The Royal Bank of Scotland’s chief executive has ruled out any further branch closures for now, arguing that the group’s 800-strong UK network is “about the right size and shape to meet the needs of our customers”. But just what is the right shape for a branch as we move deeper into the digital era?
In a bank branch in Oregon, a small group of people are lying on orange mats, with legs stretched in the air and hands clenched behind their heads.
It is a yoga class, one of a number of innovations introduced by Umpqua Bank to attract the public into their “stores” on the high street.
Its “store-as-community-hub” idea, launched in the mid-1990s, created gathering spots for members of the public to enjoy a free cup of tea or coffee, surf the internet, or stage events such as movie nights.
“At the time, branches were often intimidating – marble floors and columns, roped lines, impersonal experiences for people,” says Eve Callahan, an executive vice president at Umpqua.
“The goal then and now was to remove barriers for our customers to talk about their finances, to go beyond the transactional side of banking to those moments where life and money meet.”
The bank has also been increasingly marrying its store concept with digital technology, such as interactive “walls” offering details on new products and services.
It also recently launched a new “human digital banking” app that allows people to choose their own personal banker “devoted to their financial needs”.
British banks have been slower to innovate as they struggle to keep pace with the digital era.
Recent research found that nearly 3,400 branches – more than a third of the UK national network – closed between January 2015 and December 2019 as online and mobile banking surged in popularity.
That transformation in customer behaviour has forced banks to take a closer look at their retail outlets – at least those that are left.
Recent developments suggest that at least some are following an Umpqua-like model in more populated areas.
Virgin Money recently launched a new “store” concept in several British cities which it claims “re-imagines what a bank branch should be”.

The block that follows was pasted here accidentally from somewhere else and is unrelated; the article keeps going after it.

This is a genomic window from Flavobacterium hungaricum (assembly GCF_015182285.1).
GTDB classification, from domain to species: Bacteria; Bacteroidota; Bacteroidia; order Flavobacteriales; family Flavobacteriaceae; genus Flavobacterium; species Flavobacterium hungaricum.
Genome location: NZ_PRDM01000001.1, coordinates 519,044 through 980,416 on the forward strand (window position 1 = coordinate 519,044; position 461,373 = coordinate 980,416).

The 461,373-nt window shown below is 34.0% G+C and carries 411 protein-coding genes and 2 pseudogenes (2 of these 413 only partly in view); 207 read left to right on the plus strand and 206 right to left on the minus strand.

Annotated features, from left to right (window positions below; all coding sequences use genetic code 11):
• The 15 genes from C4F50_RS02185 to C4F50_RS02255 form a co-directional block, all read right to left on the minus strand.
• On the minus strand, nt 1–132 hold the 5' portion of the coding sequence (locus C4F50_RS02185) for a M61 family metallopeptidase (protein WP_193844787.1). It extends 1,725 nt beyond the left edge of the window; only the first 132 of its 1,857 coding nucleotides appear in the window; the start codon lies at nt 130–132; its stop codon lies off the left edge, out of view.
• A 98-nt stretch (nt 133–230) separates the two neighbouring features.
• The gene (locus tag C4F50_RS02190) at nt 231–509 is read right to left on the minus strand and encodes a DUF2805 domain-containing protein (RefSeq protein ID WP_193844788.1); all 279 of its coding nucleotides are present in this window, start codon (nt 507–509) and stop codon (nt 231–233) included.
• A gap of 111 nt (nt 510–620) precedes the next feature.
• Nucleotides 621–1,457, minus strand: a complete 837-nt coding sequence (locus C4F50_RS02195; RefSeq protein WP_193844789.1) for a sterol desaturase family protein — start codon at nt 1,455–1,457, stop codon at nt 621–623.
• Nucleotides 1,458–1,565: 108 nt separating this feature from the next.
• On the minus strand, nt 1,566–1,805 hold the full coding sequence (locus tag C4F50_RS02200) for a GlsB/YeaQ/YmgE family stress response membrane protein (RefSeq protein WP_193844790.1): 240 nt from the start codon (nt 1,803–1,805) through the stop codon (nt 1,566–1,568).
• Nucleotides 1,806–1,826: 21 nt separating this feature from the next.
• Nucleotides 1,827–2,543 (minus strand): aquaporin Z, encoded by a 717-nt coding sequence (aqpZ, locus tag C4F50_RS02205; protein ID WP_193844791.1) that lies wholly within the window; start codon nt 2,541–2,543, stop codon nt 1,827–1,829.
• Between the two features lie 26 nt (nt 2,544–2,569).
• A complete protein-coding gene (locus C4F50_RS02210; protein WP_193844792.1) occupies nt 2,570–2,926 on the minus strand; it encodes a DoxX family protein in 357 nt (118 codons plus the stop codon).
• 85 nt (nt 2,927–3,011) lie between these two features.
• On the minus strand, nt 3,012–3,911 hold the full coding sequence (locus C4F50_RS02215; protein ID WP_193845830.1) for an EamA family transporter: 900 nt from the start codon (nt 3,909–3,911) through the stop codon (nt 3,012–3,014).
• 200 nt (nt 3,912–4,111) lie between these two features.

Several branches are now offering “a place for entrepreneurs to co-work and create”, as well as a venue for events and concerts.
Other banks are also starting to act more like community hubs, although there’s a suggestion that they haven’t settled on what they think customers want.
In December, a new flagship Bank of Scotland branch opened in Glasgow’s Argyle Street, designed to “act as a testing ground for the future of banking in Scotland”.
Among other things, it offers an in-branch cafe and a free events programme on subjects such as home buying, interior design, running a small business and improving digital skills.
Bank of Scotland managing director Tara Foley says it is “a different kind of bank branch”.
“This will offer the services that we know customers want in a modern and flexible environment, combining the latest in interactive digital technology with the trusted personal service provided by our expert colleagues,” she says.
Some experts believe it is in the banks’ own interests to keep branches open.
In 2018, US management consultants McKinsey and Company argued that branches remained “an essential part of banks’ operations and customer-advisory functions”, adding that bricks-and-mortar locations were “still one of the leading sales channels”.
Despite the growth of digital services, it seems there is still a strong appetite among the public for the personal touch in banking.
Recent research by consumer group Which? suggested 8.4 million UK adults (17%) still preferred to bank at a branch, while seven in 10 consumers used a mix of digital and in-person banking.
TSB chief exec Debbie Crosbie told BBC Scotland recently that her bank was still “very committed” to a branch network, despite plans to close 82 branches in 2020.
“People are doing different things in branches now – they want advice, they want help, ” she said.
RBS, too, has been rethinking its branch model.
The bank says: “We’re investing in our branches to bring them up to date with the way customers bank, using state-of-the art technology, combined with expertise from our staff and a greater focus on community engagement.”
‘Teachers and helpers’
Prof Russel Griggs, who produced an independent review of UK bank closures in 2016, agrees that branches will continue to exist – and evolve.
He says: “I think bank branches will survive as places we go to for advice and learning. That will be a change from where they are today, although many are moving in that direction already.
“That will mean that branch staff will have to have different skills from those they have today as they will be teachers and helpers rather than processors of transactions.”
Eve Callahan, from Umpqua Bank in Oregon, appears confident that branches do have a future.
“They won’t go away completely,” she says.
“There will certainly be fewer of them and they will most likely operate more as centres of financial consultation.
“But they will remain an important part of the overall mix of touch points in the customer journey.”